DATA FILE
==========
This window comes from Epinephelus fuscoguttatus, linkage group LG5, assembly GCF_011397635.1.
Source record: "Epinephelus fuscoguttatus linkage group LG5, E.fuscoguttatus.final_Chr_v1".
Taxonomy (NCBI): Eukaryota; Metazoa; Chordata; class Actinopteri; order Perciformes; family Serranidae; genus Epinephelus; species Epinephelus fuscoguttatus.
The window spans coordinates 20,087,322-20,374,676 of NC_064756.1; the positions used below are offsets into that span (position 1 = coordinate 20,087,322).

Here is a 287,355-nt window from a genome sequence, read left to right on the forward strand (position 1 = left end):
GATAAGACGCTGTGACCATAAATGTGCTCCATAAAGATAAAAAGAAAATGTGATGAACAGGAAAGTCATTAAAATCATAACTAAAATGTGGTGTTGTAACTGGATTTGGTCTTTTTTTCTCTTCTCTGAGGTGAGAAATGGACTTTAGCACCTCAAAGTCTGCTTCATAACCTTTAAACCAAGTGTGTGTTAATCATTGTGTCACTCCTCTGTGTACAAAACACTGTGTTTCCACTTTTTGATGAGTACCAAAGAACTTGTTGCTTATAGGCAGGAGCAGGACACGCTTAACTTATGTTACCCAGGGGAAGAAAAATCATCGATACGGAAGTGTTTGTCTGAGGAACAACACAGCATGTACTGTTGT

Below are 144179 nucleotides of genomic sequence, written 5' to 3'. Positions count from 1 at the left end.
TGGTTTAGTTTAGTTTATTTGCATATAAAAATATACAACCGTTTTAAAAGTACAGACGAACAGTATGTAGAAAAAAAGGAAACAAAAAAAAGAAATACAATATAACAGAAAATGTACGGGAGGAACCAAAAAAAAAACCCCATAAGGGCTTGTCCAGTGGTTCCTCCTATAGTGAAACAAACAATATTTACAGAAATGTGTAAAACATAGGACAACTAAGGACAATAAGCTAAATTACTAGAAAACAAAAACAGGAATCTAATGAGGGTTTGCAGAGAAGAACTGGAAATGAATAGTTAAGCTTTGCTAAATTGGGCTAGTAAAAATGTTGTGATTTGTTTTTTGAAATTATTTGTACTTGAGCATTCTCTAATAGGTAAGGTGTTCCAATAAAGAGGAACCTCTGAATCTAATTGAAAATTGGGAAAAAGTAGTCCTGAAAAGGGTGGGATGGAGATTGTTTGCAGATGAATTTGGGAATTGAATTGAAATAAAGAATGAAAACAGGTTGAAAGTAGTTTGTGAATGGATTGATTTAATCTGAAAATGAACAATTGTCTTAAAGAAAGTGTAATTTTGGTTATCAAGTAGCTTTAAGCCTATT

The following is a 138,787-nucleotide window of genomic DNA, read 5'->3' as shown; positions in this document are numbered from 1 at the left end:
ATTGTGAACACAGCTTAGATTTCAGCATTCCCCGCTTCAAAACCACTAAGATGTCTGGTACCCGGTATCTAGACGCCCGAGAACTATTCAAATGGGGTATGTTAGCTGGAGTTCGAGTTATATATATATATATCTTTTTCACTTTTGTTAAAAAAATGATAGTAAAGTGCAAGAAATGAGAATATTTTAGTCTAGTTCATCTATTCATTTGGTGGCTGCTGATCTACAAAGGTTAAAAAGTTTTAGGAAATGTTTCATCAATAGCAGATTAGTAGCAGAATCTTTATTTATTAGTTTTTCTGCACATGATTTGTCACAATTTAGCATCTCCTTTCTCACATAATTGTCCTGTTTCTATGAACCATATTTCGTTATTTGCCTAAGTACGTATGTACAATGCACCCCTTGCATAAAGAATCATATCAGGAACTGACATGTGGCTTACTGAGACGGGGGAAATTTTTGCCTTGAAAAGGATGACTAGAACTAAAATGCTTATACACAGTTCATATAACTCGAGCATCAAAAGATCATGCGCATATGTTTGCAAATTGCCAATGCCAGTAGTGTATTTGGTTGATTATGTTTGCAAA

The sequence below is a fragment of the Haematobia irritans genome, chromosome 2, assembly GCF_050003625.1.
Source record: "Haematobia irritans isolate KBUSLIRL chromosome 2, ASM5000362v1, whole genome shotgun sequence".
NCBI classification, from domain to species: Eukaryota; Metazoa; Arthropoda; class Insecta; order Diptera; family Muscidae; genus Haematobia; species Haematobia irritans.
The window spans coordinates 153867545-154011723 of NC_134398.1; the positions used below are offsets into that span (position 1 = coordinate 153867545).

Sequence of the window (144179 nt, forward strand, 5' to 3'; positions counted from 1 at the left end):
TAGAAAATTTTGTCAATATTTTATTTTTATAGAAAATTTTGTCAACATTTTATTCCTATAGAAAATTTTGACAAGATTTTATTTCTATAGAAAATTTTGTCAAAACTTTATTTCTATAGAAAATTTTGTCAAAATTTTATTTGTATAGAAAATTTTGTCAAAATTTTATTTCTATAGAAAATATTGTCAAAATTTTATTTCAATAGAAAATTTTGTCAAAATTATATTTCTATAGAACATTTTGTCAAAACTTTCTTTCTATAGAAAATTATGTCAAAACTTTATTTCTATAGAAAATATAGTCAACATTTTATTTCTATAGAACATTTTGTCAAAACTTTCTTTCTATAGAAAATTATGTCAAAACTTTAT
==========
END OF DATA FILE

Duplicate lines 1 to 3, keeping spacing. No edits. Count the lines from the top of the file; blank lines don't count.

This window comes from Epinephelus fuscoguttatus, linkage group LG5, assembly GCF_011397635.1.
Source record: "Epinephelus fuscoguttatus linkage group LG5, E.fuscoguttatus.final_Chr_v1".
Taxonomy (NCBI): Eukaryota; Metazoa; Chordata; class Actinopteri; order Perciformes; family Serranidae; genus Epinephelus; species Epinephelus fuscoguttatus.